Microsoft researcher Hong Tan specializes in computer haptics and is currently developing software and hardware that will add tactile sensations to touch-based devices. That could mean feeling a "click" when touching a button on a screen, or feeling the weight of folders as you move them across the Home screen. Sure, this type of feedback isn't really needed, but it could make for a more immersive touch experience.
"With sight alone, most people are perfectly fine interacting with computing devices today, but how much more efficiently, how much more enjoyably, can we interact with computers? How much more accessible can we make them? We won't know until this becomes taken for granted," Tan said on Tuesday.
According to Microsoft Research, Tan worked at the Purdue University facility until 2011 when she joined Microsoft. She is now working on emulating texture and traction on glass surfaces using electrovibration and key-click feedback on flat keyboards. Unlike current devices that provide a two-dimensional experience, these will provide a "multisensory experience."
"In the case of vibration feedback, for example, it involves electronic engineering and mechanics, as well as knowledge about human sensitivity to various vibration frequencies," Microsoft Research said in a recent post. "In the case of haptic keyboards, the key-click feedback is not just symbolic or abstract: It simulates the feeling of pressing a key."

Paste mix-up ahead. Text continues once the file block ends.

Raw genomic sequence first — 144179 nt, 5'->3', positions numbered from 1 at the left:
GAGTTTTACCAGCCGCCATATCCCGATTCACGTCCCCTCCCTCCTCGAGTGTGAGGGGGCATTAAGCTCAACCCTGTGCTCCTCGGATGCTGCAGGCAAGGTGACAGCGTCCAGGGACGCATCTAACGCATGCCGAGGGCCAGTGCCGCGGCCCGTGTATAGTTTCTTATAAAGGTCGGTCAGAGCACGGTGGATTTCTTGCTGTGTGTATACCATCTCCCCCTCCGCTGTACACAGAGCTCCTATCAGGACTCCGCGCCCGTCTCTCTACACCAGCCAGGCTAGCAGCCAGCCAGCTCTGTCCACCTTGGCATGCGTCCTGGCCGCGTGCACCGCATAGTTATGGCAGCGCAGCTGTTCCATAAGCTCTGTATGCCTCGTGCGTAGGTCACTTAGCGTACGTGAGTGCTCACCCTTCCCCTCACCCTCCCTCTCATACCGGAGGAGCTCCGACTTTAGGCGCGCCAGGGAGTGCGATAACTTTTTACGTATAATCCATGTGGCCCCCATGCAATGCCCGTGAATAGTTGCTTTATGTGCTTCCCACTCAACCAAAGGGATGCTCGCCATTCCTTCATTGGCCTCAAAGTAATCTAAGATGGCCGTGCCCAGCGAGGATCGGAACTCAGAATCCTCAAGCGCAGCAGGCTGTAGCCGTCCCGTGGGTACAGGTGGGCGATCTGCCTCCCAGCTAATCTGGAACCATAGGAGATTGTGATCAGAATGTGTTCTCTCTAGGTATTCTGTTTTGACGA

Tan has created a Human-Computer Interaction group that has developed several prototypes that produce haptic keyboard feedback. She had already shown that haptic keyboards are far more superior than the typical on-screen keyboard (pdf). Now the team is working to emulate sticky and smooth sensations through electrovibrations.
In a picture provided in the report (shown above), an electrostatic haptics prototype provides two "surfaces" on a touch screen: a gray area that feels sandpaper-rough to the finger, and a dotted line that has a notched texture for scrolling.
The report said that Tan is now working with the Accessibility group at Microsoft. This group is providing her with information about how blind people actually read maps, how they navigate a space, and so on. She's also working with other Microsoft designers about how haptics feedback will help improve their product, and how haptics will improve interactions between family members located over great distances.